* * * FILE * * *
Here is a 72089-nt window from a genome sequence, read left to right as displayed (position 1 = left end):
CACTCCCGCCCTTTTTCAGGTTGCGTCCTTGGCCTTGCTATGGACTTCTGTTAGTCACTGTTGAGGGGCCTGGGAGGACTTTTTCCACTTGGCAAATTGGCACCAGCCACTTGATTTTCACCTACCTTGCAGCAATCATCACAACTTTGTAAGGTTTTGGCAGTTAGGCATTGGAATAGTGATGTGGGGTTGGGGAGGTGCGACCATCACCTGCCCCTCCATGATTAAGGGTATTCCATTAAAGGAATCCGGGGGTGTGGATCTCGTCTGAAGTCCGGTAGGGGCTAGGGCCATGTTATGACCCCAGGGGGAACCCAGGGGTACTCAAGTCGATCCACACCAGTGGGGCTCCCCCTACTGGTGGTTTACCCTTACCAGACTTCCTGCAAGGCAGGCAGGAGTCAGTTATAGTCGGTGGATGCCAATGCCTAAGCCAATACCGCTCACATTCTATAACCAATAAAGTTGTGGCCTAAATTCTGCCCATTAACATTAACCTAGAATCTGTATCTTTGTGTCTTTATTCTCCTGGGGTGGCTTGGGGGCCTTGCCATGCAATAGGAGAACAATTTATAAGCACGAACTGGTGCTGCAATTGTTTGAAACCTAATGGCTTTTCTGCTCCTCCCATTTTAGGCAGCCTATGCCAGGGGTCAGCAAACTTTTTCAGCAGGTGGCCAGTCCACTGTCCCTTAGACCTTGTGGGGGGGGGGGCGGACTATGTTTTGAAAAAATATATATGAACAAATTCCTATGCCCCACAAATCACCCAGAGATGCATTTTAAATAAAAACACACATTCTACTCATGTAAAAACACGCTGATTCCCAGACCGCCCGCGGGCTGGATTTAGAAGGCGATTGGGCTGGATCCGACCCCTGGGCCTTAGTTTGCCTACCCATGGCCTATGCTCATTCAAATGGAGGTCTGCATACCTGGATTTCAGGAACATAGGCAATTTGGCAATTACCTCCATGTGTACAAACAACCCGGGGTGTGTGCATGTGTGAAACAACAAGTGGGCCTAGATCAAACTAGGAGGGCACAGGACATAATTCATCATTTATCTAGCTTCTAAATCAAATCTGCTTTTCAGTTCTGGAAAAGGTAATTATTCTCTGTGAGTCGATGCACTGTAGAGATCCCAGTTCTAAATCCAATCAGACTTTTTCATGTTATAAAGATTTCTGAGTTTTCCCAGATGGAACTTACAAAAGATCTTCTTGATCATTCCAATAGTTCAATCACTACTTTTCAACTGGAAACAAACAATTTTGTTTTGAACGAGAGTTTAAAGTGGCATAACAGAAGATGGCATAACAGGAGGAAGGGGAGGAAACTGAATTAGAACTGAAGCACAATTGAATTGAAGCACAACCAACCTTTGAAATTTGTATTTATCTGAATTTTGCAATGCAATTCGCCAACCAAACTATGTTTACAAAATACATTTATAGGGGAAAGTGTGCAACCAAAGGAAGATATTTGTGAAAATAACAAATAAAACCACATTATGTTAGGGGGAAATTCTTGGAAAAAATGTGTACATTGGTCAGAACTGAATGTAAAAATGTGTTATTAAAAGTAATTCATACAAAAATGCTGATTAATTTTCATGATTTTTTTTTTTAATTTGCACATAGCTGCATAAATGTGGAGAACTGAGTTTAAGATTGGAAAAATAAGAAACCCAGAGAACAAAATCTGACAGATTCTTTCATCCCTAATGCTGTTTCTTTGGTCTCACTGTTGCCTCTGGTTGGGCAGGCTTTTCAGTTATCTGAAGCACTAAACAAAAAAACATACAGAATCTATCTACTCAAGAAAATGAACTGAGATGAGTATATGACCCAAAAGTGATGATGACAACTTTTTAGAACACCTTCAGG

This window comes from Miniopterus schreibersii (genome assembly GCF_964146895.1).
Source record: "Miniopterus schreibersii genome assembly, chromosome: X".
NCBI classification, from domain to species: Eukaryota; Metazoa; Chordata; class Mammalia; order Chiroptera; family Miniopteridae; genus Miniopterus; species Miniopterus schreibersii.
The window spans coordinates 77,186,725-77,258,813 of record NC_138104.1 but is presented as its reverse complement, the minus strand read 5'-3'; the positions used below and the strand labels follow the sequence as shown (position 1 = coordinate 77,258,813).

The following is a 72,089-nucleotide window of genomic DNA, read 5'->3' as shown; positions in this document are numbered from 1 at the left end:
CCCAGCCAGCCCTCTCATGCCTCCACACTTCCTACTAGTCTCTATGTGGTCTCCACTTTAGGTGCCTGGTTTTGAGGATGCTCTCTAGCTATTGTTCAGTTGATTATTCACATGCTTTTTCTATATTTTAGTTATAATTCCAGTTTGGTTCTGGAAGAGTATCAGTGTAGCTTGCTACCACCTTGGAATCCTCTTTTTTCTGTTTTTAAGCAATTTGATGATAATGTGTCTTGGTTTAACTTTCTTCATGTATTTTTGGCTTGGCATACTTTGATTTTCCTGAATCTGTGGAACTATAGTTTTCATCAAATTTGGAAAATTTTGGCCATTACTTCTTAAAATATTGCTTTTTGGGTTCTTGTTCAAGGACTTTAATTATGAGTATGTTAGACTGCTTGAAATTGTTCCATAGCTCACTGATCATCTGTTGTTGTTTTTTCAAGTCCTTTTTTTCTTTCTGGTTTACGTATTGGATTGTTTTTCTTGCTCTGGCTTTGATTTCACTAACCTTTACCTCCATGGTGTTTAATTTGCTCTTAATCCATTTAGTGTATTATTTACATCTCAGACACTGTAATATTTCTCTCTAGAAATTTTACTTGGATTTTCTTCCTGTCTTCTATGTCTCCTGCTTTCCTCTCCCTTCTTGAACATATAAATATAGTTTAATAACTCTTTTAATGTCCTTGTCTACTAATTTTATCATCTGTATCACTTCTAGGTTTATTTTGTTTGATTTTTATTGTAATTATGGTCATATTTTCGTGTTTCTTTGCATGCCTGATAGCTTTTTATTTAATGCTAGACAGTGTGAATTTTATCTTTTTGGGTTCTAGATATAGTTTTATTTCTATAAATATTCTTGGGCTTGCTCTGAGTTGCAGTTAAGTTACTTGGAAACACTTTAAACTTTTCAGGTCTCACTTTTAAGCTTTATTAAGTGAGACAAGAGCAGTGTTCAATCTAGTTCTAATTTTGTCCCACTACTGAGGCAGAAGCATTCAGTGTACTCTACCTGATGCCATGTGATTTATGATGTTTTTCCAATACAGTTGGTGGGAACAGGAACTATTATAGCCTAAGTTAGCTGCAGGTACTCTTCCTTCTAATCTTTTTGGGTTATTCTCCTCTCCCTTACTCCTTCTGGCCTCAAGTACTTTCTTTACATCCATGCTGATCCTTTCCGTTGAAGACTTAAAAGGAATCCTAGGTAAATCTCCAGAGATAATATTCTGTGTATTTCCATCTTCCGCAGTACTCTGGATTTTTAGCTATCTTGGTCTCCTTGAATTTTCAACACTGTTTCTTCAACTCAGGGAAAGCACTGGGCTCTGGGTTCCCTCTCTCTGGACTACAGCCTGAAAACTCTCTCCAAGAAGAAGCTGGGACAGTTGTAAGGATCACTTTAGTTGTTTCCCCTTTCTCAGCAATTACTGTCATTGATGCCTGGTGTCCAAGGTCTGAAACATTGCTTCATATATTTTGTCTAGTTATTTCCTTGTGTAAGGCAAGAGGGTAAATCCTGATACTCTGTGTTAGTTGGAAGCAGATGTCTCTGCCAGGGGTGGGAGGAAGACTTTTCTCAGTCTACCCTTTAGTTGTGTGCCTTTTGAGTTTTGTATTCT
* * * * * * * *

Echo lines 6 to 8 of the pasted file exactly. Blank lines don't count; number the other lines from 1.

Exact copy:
The window spans coordinates 77,186,725-77,258,813 of record NC_138104.1 but is presented as its reverse complement, the minus strand read 5'-3'; the positions used below and the strand labels follow the sequence as shown (position 1 = coordinate 77,258,813).

The following is a 72,089-nucleotide window of genomic DNA, read 5'->3' as shown; positions in this document are numbered from 1 at the left end:
CCCAGCCAGCCCTCTCATGCCTCCACACTTCCTACTAGTCTCTATGTGGTCTCCACTTTAGGTGCCTGGTTTTGAGGATGCTCTCTAGCTATTGTTCAGTTGATTATTCACATGCTTTTTCTATATTTTAGTTATAATTCCAGTTTGGTTCTGGAAGAGTATCAGTGTAGCTTGCTACCACCTTGGAATCCTCTTTTTTCTGTTTTTAAGCAATTTGATGATAATGTGTCTTGGTTTAACTTTCTTCATGTATTTTTGGCTTGGCATACTTTGATTTTCCTGAATCTGTGGAACTATAGTTTTCATCAAATTTGGAAAATTTTGGCCATTACTTCTTAAAATATTGCTTTTTGGGTTCTTGTTCAAGGACTTTAATTATGAGTATGTTAGACTGCTTGAAATTGTTCCATAGCTCACTGATCATCTGTTGTTGTTTTTTCAAGTCCTTTTTTTCTTTCTGGTTTACGTATTGGATTGTTTTTCTTGCTCTGGCTTTGATTTCACTAACCTTTACCTCCATGGTGTTTAATTTGCTCTTAATCCATTTAGTGTATTATTTACATCTCAGACACTGTAATATTTCTCTCTAGAAATTTTACTTGGATTTTCTTCCTGTCTTCTATGTCTCCTGCTTTCCTCTCCCTTCTTGAACATATAAATATAGTTTAATAACTCTTTTAATGTCCTTGTCTACTAATTTTATCATCTGTATCACTTCTAGGTTTATTTTGTTTGATTTTTATTGTAATTATGGTCATATTTTCGTGTTTCTTTGCATGCCTGATAGCTTTTTATTTAATGCTAGACAGTGTGAATTTTATCTTTTTGGGTTCTAGATATAGTTTTATTTCTATAAATATTCTTGGGCTTGCTCTGAGTTGCAGTTAAGTTACTTGGAAACACTTTAAACTTTTCAGGTCTCACTTTTAAGCTTTATTAAGTGAGACAAGAGCAGTGTTCAATCTAGTTCTAATTTTGTCCCACTACTGAGGCAGAAGCATTCAGTGTACTCTACCTGATGCCATGTGATTTATGATGTTTTTCCAATACAGTTGGTGGGAACAGGAACTATTATAGCCTAAGTTAGCTGCAGGTACTCTTCCTTCTAATCTTTTTGGGTTATTCTCCTCTCCCTTACTCCTTCTGGCCTCAAGTACTTTCTTTACATCCATGCTGATCCTTTCCGTTGAAGACTTAAAAGGAATCCTAGGTAAATCTCCAGAGATAATATTCTGTGTATTTCCATCTTCCGCAGTACTCTGGATTTTTAGCTATCTTGGTCTCCTTGAATTTTCAACACTGTTTCTTCAACTCAGGGAAAGCACTGGGCTCTGGGTTCCCTCTCTCTGGACTACAGCCTGAAAACTCTCTCCAAGAAGAAGCTGGGACAGTTGTAAGGATCACTTTAGTTGTTTCCCCTTTCTCAGCAATTACTGTCATTGATGCCTGGTGTCCAAGGTCTGAAACATTGCTTCATATATTTTGTCTAGTTATTTCCTTGTGTAAGGCAAGAGGGTAAATCCTGATACTCTGTGTTAGTTGGAAGCAGATGTCTCTGCCAGGGGTGGGAGGAAGACTTTTCTCAGTCTACCCTTTAGTTGTGTGCCTTTTGAGTTTTGTATTCT